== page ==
Counter ‘Hate-driven Agenda’ Threatening Two-State Solution to Middle East Conflict, Urges Special Coordinator, in Security Council Briefing

SC/12601
23 November 2016
7820th Meeting (AM)

Counter ‘Hate-driven Agenda’ Threatening Two-State Solution to Middle East Conflict, Urges Special Coordinator, in Security Council Briefing

Humanitarian Chief Reports Growing Curbs on International Aid, Shrinking Space for Non-governmental Organizations

The United Nations coordinator of the Israeli-Palestinian peace process called on all stakeholders to counter “a hate-driven agenda” threatening to destroy possibilities for a two-State solution to the conflict, in his monthly briefing to the Security Council today.

“A carefully worded statement or well-crafted speech will not reverse the current trajectory,” said Nickolay Mladenov, Special Coordinator for the Middle East Peace Process, emphasizing:  “What people long for is action.”  Inaction would allow the situation on the ground to keep changing steadily in a dangerous direction as proponents of Israel’s settlement expansion felt emboldened, as internal divisions among Palestinians flared up and as “the possibility of a future Palestinian State comes under threat like never before”.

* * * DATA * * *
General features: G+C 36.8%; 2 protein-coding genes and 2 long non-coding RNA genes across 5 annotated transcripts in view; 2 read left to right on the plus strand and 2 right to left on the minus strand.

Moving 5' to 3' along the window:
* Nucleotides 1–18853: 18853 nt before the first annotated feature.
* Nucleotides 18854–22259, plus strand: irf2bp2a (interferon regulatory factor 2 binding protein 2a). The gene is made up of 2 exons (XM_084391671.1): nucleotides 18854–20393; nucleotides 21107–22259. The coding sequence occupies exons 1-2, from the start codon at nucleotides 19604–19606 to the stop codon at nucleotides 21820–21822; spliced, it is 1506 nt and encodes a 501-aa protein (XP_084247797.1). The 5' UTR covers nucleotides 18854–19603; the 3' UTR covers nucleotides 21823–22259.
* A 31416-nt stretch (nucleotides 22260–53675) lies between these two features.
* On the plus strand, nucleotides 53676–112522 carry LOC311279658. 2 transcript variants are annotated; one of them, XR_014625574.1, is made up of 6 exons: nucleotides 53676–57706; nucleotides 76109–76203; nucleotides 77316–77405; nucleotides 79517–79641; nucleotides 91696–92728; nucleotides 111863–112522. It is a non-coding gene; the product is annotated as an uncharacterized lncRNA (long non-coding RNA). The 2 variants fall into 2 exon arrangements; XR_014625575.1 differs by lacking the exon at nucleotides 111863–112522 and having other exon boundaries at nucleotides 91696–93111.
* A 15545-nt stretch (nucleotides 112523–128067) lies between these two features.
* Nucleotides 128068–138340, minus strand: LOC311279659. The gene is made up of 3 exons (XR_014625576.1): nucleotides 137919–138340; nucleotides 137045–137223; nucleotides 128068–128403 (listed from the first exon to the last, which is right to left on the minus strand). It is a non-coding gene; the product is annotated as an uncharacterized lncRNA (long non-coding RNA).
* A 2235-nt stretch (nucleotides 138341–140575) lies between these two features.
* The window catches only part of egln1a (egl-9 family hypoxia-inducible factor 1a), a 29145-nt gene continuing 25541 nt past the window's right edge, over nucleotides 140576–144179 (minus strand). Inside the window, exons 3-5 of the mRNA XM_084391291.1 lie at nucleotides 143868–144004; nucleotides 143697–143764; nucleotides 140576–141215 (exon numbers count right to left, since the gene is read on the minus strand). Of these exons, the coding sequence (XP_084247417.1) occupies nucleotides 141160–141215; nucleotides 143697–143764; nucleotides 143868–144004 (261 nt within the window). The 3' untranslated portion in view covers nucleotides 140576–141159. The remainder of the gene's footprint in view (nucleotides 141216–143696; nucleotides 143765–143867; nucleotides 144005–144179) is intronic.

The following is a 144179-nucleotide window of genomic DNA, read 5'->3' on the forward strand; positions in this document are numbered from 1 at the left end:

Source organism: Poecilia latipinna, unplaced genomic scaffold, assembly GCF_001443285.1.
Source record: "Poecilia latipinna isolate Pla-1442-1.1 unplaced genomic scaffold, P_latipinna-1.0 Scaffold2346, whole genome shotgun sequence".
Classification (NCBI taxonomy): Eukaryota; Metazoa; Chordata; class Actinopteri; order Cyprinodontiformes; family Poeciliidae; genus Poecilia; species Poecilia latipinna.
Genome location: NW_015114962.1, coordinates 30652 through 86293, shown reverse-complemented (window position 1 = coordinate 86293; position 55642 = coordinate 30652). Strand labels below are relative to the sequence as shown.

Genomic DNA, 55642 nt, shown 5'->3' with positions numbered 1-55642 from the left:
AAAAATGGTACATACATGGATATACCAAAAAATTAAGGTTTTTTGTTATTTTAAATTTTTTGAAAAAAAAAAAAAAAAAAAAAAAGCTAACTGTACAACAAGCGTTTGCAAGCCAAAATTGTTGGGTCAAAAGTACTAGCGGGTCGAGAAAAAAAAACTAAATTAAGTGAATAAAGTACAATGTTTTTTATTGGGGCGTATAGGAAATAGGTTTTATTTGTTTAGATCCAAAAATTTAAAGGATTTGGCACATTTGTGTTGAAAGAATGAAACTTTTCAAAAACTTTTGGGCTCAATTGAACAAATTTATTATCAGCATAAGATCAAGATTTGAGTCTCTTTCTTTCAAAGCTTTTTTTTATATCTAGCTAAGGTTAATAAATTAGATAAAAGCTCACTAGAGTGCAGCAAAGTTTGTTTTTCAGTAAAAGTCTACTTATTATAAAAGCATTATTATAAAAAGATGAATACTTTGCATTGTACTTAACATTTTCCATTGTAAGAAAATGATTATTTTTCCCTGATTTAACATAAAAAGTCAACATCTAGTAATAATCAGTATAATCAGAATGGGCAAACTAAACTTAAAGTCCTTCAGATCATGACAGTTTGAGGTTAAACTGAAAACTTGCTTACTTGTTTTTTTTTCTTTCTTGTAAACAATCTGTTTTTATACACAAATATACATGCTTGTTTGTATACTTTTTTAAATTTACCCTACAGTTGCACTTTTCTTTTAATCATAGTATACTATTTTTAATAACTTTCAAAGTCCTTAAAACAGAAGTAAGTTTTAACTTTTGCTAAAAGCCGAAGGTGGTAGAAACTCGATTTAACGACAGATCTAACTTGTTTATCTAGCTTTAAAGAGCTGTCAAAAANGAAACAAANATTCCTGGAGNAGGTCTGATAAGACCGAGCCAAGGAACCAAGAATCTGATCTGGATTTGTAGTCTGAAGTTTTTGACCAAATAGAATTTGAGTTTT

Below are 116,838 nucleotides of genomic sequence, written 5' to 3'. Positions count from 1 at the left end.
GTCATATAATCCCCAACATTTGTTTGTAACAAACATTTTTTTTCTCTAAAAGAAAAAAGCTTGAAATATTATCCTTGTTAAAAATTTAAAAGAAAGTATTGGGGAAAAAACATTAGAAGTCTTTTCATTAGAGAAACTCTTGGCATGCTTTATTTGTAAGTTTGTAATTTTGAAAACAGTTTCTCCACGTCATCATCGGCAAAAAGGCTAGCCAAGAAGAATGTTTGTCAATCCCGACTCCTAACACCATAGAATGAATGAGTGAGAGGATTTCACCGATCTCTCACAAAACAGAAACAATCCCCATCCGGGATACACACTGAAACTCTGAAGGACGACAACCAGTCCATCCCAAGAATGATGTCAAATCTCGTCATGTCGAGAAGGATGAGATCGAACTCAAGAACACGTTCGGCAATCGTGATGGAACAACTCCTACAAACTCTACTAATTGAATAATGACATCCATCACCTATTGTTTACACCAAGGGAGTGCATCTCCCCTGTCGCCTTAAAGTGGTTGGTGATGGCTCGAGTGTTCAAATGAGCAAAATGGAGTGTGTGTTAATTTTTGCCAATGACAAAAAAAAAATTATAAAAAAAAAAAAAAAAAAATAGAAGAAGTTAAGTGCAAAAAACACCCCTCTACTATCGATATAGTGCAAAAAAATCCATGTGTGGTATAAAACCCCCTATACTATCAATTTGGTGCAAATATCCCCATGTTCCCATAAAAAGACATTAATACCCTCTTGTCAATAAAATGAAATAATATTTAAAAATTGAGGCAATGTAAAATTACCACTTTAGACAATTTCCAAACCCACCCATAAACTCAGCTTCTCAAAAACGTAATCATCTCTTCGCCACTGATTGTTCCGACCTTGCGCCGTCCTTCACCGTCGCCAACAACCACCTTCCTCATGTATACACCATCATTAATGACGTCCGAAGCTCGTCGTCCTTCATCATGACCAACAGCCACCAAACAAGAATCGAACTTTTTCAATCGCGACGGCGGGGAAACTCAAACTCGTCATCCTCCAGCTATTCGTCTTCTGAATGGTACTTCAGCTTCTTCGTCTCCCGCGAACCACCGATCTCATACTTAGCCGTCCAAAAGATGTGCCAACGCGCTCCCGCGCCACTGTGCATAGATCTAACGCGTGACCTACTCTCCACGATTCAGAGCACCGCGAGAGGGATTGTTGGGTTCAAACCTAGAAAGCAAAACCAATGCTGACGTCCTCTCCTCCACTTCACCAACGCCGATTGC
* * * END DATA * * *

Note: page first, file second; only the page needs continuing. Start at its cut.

He said poverty and food insecurity in West Bank camps, like the one in Nablus that he had visited twice this month, combined with regular Israeli incursions had created the potential for violence.  A series of clashes between residents of the Nablus camp and Palestinian security forces in the past few months had resulted in one death and several injuries.  It was critical to deal with such situations according to the law and to revive hope for refugees, he added, urging greater support for the United Nations Relief and Works Agency for Palestine Refugees in the Near East (UNRWA).  Israel’s planning for additional settlements and its demolition of Palestinian structures in the West Bank were increasingly worrying as the number of demolitions reached 1,020, nearly twice the 2015 total.